Traffic tailed back along Thomson Road yesterday afternoon as shoppers rushed to the nurseries in the area for some last-minute shopping for flowers for Chinese New Year.
A stretch of one lane along the three-lane Thomson Road was closed for vehicle parking during non-peak hours because of the high volume of patrons expected at the nurseries in the lead-up to this weekend's festivities.
An accident involving two cars at the junction of Olive Road at 2.30pm worsened the situation, and caused traffic to tail back for around 1km at 4pm. The jam eased only when the lane was reopened during the evening peak hour.
Drivers are also allowed to park along a stretch of Joan Road. They can do so between 9am and midnight today and tomorrow.
But the lane along the busy Thomson Road will be reopened to other cars during peak hours.
These temporary arrangements kicked in on Jan 29 and lasted through the previous weekend.
Nurseries in the Thomson area told The Straits Times that the closures are essential to cater to the high demand for parking space during Chinese New Year - typically the busiest time of the year for them. The same stretches were closed off in the same period last year as well.
Mr Steven Ng, 50, assistant director of The Nature Company, said: "There's the problem (of congestion) every year during Chinese New Year, and I remember that business was hit last year because there were a lot of summonses given, so people didn't want to come.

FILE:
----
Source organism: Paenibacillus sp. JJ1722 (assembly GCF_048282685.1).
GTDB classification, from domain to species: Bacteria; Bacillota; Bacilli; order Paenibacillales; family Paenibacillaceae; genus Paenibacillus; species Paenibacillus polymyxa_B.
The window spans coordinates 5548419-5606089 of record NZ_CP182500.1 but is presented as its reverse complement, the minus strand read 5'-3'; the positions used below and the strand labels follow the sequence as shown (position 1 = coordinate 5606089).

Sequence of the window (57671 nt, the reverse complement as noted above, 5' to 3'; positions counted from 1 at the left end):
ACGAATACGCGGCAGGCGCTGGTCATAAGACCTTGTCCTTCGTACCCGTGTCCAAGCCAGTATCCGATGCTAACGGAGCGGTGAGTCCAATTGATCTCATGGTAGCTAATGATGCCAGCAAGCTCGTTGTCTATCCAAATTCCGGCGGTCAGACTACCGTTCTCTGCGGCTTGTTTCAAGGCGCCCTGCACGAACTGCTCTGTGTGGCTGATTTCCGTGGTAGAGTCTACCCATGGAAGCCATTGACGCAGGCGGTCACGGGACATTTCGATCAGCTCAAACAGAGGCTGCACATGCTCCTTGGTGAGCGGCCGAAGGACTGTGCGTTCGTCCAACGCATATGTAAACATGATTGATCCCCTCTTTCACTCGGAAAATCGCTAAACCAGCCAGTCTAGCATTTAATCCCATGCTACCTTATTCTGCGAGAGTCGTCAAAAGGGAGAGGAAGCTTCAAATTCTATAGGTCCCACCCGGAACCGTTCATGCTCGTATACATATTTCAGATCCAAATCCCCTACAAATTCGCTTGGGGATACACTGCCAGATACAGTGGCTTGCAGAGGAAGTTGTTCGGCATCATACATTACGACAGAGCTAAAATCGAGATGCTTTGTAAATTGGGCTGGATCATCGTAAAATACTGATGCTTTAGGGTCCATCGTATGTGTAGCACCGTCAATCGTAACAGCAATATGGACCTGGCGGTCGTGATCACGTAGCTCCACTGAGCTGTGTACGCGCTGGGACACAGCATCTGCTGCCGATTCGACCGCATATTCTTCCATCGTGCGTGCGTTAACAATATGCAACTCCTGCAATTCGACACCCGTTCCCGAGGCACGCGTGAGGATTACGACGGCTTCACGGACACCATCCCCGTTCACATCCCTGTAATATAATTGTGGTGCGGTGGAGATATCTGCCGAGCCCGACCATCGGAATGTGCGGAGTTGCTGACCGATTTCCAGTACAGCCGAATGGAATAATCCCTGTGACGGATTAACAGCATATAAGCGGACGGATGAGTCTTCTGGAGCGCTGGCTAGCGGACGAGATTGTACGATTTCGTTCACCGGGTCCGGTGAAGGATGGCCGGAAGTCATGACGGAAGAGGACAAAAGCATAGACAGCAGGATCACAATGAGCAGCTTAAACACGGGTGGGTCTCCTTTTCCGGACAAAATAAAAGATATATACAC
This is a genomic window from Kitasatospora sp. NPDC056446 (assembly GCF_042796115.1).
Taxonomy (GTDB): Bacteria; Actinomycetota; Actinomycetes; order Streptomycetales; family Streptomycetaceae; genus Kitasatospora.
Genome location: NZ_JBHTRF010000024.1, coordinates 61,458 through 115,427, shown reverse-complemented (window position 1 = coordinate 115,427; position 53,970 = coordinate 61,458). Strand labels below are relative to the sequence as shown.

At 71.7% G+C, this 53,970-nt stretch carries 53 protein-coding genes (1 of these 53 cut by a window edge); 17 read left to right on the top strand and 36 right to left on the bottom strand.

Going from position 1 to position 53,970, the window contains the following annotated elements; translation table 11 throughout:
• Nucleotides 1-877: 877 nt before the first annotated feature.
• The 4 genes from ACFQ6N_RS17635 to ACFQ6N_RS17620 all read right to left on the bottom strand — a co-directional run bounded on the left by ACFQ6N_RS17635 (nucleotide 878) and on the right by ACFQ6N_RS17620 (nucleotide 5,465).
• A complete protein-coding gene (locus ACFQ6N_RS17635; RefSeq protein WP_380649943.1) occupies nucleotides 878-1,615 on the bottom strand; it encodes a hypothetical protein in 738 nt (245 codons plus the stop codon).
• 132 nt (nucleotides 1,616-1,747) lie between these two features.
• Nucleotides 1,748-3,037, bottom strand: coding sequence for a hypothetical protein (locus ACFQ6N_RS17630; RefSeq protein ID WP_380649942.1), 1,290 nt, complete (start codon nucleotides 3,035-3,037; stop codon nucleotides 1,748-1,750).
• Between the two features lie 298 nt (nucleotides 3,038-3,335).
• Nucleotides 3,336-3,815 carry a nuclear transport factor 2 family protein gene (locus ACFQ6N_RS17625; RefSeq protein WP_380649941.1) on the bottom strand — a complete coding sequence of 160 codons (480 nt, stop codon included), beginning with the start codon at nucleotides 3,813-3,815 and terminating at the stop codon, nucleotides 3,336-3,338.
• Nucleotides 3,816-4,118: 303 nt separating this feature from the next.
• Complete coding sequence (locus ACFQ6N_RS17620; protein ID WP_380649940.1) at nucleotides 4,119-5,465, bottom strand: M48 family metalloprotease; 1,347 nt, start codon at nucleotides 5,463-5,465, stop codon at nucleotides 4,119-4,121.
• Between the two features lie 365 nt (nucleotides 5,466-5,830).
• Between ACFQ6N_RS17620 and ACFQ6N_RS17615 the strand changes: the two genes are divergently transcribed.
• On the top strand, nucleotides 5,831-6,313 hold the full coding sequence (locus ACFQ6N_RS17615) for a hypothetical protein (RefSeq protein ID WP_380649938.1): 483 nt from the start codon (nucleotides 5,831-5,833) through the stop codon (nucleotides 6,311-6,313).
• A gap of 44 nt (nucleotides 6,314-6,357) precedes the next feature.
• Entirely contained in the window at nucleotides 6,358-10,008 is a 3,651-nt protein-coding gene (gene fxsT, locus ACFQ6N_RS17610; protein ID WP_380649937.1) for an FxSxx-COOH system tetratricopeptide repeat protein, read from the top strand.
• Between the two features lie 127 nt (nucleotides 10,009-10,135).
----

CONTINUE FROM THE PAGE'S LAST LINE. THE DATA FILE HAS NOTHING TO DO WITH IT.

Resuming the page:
"So this year, the nurseries worked together and wrote to the authorities to ask for permission (for customers) to park on the roadside in this area, and we hired road marshals to direct traffic. I think it has helped because my business has gone up by at least two times."
The Straits Times understands that lane closures are not uncommon in such situations. For example, during festive periods or religious events when demand for parking is high.
Mr Peter Cheok, 36, sales and marketing director of Far East Flora, said more signs have been put up this year to direct drivers to roads where they can park.
Ms Lilian Koh, 63, executive director of Hawaii Landscape, said that in previous years, there were accidents and people got into arguments. "This year, we forked out money to hire road marshals to direct traffic. Traffic flow is better."
Accountant Melissa Ng, 29, said she was lucky that she found a parking space immediately yesterday. "It's a good move that a lane was set aside for parking, because a lot of people want to buy flowers for Chinese New Year," she said.
Madam Angela Tung, a 46-year-old housewife, said: "It's always very crowded during this time, but at least there is free parking, so we don't have to hurry in shopping for the flowers."